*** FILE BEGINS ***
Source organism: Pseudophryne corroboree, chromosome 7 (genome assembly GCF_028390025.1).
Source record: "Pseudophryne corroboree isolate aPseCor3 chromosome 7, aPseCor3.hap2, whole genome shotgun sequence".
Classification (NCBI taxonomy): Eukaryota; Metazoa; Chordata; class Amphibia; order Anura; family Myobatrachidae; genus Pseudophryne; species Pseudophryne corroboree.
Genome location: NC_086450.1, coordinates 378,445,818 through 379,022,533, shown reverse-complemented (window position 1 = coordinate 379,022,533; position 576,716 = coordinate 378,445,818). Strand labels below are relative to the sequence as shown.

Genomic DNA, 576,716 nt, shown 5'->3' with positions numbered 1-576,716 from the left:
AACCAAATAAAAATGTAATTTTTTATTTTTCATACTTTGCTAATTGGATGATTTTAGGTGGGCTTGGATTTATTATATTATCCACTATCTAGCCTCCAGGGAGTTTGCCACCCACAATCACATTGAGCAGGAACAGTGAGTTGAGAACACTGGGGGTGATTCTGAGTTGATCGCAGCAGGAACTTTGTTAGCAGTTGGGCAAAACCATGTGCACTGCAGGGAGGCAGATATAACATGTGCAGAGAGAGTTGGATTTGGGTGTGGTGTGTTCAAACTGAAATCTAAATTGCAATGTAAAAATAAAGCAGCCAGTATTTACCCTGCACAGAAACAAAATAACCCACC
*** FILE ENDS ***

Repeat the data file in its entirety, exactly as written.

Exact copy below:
Source organism: Pseudophryne corroboree, chromosome 7 (genome assembly GCF_028390025.1).
Source record: "Pseudophryne corroboree isolate aPseCor3 chromosome 7, aPseCor3.hap2, whole genome shotgun sequence".
Classification (NCBI taxonomy): Eukaryota; Metazoa; Chordata; class Amphibia; order Anura; family Myobatrachidae; genus Pseudophryne; species Pseudophryne corroboree.
Genome location: NC_086450.1, coordinates 378,445,818 through 379,022,533, shown reverse-complemented (window position 1 = coordinate 379,022,533; position 576,716 = coordinate 378,445,818). Strand labels below are relative to the sequence as shown.

Genomic DNA, 576,716 nt, shown 5'->3' with positions numbered 1-576,716 from the left:
AACCAAATAAAAATGTAATTTTTTATTTTTCATACTTTGCTAATTGGATGATTTTAGGTGGGCTTGGATTTATTATATTATCCACTATCTAGCCTCCAGGGAGTTTGCCACCCACAATCACATTGAGCAGGAACAGTGAGTTGAGAACACTGGGGGTGATTCTGAGTTGATCGCAGCAGGAACTTTGTTAGCAGTTGGGCAAAACCATGTGCACTGCAGGGAGGCAGATATAACATGTGCAGAGAGAGTTGGATTTGGGTGTGGTGTGTTCAAACTGAAATCTAAATTGCAATGTAAAAATAAAGCAGCCAGTATTTACCCTGCACAGAAACAAAATAACCCACC